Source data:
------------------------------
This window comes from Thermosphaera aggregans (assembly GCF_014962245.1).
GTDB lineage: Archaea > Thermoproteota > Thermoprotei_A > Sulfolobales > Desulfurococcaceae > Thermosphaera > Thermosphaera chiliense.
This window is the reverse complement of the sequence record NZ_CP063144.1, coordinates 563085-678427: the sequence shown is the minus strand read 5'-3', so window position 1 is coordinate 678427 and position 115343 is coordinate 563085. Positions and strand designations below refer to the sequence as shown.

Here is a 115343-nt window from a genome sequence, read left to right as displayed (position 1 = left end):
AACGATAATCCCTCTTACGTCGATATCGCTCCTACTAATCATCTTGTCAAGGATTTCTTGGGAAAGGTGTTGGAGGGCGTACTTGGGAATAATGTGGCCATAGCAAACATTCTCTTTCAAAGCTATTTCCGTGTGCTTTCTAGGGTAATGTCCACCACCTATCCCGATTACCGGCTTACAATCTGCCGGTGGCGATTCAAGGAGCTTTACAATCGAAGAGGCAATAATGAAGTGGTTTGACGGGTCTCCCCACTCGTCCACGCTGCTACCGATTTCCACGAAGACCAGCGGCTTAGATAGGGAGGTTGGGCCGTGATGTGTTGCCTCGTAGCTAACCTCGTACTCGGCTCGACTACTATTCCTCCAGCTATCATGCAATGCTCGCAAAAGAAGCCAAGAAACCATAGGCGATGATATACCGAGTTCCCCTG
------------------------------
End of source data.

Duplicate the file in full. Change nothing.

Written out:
This window comes from Thermosphaera aggregans (assembly GCF_014962245.1).
GTDB lineage: Archaea > Thermoproteota > Thermoprotei_A > Sulfolobales > Desulfurococcaceae > Thermosphaera > Thermosphaera chiliense.
This window is the reverse complement of the sequence record NZ_CP063144.1, coordinates 563085-678427: the sequence shown is the minus strand read 5'-3', so window position 1 is coordinate 678427 and position 115343 is coordinate 563085. Positions and strand designations below refer to the sequence as shown.

Here is a 115343-nt window from a genome sequence, read left to right as displayed (position 1 = left end):
AACGATAATCCCTCTTACGTCGATATCGCTCCTACTAATCATCTTGTCAAGGATTTCTTGGGAAAGGTGTTGGAGGGCGTACTTGGGAATAATGTGGCCATAGCAAACATTCTCTTTCAAAGCTATTTCCGTGTGCTTTCTAGGGTAATGTCCACCACCTATCCCGATTACCGGCTTACAATCTGCCGGTGGCGATTCAAGGAGCTTTACAATCGAAGAGGCAATAATGAAGTGGTTTGACGGGTCTCCCCACTCGTCCACGCTGCTACCGATTTCCACGAAGACCAGCGGCTTAGATAGGGAGGTTGGGCCGTGATGTGTTGCCTCGTAGCTAACCTCGTACTCGGCTCGACTACTATTCCTCCAGCTATCATGCAATGCTCGCAAAAGAAGCCAAGAAACCATAGGCGATGATATACCGAGTTCCCCTG